Could Baseball Have Prevented World War I?

The very question sounds ludicrous, something straight out of left field, but in December 1914 the Harvard Bulletin carried this comment from one of its alums:

I truly believe that if there had been a regular major league baseball season in Europe with teams from Berlin, Paris, London, Vienna, etc. as participants, as well as a minor league that included Belgrade and Brussels and some other capitals, the fans would never have tolerated starting this war during the baseball season. (War was declared September 3, 1914) And by the time the World Series was over, people by then would have come to their senses and undoubtedly the war would never have started.

There was one Frenchman who would have agreed with those sentiments wholeheartedly. He was Paul-Henri Balluet d’Estournelles de Constant. Monsieur d’Estournelles was a diplomat, politician and visionary. One thing he was not was an athlete. And yet, were it not for baseball, d’Estournelles might never have won the Nobel Peace Prize in 1909.

Paul-Henri Balluet d’Estournelles de Constant

D’Estournelles was a delegate to the Peace Conference in the Hague which set up the International Court of Arbitration, the forerunner of today’s World Court. His hope was for a political union of European countries and an international society of nations. He also worked with President Woodrow Wilson to set up the League of Nations. The inspiration for all this, he said, came from baseball.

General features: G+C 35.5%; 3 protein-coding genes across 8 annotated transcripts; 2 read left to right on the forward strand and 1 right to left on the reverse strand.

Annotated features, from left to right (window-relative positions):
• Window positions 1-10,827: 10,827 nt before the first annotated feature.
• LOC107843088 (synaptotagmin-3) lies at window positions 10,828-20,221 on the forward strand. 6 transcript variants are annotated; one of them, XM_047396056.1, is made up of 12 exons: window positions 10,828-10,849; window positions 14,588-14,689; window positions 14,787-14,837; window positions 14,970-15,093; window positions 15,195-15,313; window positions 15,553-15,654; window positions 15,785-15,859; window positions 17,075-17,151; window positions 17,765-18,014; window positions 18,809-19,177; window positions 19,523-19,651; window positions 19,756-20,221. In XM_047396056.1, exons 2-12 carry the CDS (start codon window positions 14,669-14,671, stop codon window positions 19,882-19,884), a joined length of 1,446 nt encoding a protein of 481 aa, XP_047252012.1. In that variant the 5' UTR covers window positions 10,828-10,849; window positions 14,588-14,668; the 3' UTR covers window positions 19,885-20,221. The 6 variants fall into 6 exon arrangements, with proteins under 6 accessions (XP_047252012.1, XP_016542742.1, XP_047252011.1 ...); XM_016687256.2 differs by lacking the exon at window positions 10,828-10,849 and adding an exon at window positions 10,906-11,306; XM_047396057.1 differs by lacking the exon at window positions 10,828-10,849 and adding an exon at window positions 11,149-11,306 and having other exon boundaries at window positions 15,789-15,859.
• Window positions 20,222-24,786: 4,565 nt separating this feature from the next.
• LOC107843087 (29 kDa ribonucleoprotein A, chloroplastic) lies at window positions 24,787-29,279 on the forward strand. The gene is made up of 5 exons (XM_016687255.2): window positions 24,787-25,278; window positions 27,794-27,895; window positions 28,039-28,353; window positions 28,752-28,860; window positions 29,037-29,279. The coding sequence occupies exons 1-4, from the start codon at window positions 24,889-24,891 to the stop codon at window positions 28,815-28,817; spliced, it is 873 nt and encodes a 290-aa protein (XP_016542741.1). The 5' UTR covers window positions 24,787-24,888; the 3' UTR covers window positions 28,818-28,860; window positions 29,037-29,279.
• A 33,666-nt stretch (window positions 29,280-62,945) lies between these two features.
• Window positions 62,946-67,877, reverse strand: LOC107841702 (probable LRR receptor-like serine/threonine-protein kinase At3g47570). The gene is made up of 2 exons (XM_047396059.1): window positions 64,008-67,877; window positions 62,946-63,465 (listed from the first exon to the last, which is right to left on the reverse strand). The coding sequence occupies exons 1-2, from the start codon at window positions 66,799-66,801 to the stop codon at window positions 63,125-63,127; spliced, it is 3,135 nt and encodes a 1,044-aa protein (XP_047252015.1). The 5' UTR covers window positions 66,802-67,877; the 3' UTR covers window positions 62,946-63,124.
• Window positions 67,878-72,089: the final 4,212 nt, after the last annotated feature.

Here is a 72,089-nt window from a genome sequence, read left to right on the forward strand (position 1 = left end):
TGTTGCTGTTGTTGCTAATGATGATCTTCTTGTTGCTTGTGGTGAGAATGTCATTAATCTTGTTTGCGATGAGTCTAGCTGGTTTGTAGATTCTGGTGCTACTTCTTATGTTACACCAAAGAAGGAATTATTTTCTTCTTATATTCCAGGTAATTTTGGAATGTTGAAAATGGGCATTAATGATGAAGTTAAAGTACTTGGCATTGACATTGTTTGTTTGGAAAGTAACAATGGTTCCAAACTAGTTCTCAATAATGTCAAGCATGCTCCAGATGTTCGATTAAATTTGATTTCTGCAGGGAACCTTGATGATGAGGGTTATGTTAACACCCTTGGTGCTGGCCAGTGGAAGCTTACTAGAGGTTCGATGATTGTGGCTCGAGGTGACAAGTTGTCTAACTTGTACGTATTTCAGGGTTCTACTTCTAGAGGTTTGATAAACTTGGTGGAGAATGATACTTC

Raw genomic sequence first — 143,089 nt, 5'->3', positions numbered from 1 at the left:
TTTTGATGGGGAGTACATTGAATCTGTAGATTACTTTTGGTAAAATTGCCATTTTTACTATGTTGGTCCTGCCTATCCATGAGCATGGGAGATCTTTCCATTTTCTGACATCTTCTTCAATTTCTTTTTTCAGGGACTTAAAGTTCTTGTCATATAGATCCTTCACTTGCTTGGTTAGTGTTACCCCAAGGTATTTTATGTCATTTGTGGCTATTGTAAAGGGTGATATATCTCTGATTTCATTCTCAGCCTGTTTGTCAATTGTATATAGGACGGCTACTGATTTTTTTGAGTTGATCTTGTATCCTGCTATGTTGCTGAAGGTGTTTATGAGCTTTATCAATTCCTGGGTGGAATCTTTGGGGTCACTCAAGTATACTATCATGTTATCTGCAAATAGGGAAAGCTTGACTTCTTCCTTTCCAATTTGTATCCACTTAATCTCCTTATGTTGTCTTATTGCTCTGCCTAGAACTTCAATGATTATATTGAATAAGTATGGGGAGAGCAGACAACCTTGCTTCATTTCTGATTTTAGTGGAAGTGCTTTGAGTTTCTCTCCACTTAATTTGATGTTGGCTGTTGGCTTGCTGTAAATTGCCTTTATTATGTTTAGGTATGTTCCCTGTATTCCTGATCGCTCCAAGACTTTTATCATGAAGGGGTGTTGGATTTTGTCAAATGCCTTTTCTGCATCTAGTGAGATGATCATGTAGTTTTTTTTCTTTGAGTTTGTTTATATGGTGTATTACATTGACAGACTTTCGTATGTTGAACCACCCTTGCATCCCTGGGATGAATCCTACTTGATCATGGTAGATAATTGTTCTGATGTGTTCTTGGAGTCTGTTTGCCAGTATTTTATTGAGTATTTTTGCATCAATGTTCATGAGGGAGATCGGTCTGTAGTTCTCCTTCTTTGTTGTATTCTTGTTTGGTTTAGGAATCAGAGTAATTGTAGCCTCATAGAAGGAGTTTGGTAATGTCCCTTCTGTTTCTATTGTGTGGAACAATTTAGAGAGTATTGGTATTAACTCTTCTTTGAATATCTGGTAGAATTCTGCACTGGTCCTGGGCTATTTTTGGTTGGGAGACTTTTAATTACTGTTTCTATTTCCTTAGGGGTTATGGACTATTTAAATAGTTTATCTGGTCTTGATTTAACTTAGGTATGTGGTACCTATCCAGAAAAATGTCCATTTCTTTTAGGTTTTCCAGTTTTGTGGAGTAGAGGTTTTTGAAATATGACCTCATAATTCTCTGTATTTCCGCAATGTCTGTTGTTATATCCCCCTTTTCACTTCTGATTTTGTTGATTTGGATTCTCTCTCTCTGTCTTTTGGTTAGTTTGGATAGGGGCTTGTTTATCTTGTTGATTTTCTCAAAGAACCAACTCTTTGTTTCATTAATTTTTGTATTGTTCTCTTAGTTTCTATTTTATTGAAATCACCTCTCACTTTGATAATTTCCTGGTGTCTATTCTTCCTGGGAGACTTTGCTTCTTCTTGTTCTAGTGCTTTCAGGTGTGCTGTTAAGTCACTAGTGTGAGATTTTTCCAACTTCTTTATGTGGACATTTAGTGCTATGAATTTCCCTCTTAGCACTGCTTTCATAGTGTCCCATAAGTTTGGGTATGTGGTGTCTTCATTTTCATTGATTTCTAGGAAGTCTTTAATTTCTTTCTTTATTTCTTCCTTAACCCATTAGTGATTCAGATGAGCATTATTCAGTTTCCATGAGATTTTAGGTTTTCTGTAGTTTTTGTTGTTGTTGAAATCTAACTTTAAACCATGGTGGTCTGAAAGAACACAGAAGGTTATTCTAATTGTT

As a young man, d’Estournelles was sent to the U.S. on a diplomatic mission. One day, he was taken to a baseball game. “My goodness,” he exclaimed. “I would like to introduce this sport to France!” What made the greatest impression on him, however, were not the players but the umpires and their ability to “maintain order and prevent disputes.”

Hague Peace Conference 1899

“I know, of course,” d’Estournelles later observed, “that it’s easier to stop a crowd electrified by a sporting event than it is to stop two countries mobilized for war but I was really taken by what I saw on the field and how the umpires exercised control. I saw how they were able to stop outbursts by players and how even if the umpire was wrong, the players had to accept his decision.”

According to Joel Bouzou, head of the international Peace and Sport organization, “It was after seeing that game that d’Estournelles began to dream that these same principles could apply to nations as they apply on the field of play.”

Today, d’Estournelles is honored for having invented the system of international arbitration and conciliation, an achievement for which he won the Nobel Peace Prize more than a century ago.

I don’t think he ever played any sport,” said Bouzou, himself a former Olympic medallist. “And yet, in sport, he found the answer he was looking for, for conflict resolution.”

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